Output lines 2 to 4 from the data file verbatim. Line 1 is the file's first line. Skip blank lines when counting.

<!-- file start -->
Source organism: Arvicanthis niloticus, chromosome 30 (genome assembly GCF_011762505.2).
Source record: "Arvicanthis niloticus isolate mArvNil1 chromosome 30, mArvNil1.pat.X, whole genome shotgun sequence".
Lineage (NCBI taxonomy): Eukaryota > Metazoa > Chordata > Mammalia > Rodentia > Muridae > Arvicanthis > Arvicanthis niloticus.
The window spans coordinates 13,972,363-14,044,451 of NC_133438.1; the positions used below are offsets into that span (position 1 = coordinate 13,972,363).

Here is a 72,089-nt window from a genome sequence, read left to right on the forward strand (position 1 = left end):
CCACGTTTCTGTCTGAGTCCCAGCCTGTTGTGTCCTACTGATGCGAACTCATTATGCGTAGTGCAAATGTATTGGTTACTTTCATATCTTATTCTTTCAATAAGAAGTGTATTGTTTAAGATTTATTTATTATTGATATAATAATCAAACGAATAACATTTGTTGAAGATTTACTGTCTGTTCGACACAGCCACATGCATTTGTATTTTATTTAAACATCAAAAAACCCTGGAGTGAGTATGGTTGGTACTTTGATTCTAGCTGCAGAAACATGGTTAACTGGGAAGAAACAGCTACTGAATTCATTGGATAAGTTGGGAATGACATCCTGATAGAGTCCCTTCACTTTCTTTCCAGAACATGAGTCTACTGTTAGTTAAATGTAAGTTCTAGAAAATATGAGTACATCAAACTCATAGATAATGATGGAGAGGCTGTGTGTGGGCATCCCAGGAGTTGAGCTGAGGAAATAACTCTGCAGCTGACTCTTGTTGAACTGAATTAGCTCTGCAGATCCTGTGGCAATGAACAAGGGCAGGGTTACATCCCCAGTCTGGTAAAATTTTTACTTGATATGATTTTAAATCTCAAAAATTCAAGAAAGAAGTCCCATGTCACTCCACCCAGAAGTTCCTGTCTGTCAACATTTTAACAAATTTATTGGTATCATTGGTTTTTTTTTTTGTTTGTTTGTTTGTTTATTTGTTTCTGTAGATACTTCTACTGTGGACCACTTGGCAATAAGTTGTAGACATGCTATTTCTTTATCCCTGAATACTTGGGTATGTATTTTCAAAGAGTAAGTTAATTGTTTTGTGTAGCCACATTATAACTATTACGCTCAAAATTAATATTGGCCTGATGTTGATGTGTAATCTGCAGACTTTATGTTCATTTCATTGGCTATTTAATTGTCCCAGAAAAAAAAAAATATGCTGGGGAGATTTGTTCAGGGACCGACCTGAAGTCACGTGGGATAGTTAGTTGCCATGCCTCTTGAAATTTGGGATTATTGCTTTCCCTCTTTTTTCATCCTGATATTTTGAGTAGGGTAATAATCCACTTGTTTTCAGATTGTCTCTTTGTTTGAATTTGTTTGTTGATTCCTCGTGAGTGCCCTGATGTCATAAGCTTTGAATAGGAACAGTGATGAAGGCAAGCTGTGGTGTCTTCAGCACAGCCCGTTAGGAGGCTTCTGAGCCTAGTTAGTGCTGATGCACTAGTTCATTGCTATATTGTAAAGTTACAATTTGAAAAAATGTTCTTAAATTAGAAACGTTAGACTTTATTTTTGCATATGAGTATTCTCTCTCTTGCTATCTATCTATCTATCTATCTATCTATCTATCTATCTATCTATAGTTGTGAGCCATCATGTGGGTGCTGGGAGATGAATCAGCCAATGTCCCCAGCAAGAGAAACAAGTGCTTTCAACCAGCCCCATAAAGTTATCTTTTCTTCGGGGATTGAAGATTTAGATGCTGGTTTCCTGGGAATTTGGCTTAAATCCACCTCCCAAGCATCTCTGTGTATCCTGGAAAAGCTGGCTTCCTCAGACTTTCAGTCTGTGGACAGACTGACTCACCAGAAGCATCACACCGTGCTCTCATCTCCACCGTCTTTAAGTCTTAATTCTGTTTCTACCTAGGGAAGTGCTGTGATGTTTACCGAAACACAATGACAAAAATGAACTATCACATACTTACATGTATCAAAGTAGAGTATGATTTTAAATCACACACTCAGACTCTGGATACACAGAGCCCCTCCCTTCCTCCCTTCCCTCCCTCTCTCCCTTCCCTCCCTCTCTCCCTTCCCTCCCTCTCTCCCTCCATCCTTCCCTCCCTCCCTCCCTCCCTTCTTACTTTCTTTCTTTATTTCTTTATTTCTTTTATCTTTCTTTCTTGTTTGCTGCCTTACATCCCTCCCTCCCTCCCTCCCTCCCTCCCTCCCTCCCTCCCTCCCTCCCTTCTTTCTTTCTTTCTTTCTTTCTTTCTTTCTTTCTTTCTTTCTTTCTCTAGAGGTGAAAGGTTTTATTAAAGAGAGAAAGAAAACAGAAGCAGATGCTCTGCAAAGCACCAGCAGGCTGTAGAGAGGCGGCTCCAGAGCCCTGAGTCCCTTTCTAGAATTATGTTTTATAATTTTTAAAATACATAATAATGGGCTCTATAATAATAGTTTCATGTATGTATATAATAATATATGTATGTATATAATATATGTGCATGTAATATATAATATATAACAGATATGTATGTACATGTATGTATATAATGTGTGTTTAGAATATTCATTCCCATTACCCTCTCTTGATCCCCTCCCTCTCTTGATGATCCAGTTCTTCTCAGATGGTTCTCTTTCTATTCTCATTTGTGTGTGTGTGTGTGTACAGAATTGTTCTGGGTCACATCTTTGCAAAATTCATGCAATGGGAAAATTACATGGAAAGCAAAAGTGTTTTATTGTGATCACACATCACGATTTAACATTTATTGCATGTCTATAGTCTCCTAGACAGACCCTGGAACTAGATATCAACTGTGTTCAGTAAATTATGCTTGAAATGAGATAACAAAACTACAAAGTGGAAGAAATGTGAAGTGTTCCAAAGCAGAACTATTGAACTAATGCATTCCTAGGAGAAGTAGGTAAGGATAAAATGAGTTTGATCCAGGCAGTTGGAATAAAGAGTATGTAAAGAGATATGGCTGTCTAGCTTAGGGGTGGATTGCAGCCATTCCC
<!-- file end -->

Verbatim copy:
Source record: "Arvicanthis niloticus isolate mArvNil1 chromosome 30, mArvNil1.pat.X, whole genome shotgun sequence".
Lineage (NCBI taxonomy): Eukaryota > Metazoa > Chordata > Mammalia > Rodentia > Muridae > Arvicanthis > Arvicanthis niloticus.
The window spans coordinates 13,972,363-14,044,451 of NC_133438.1; the positions used below are offsets into that span (position 1 = coordinate 13,972,363).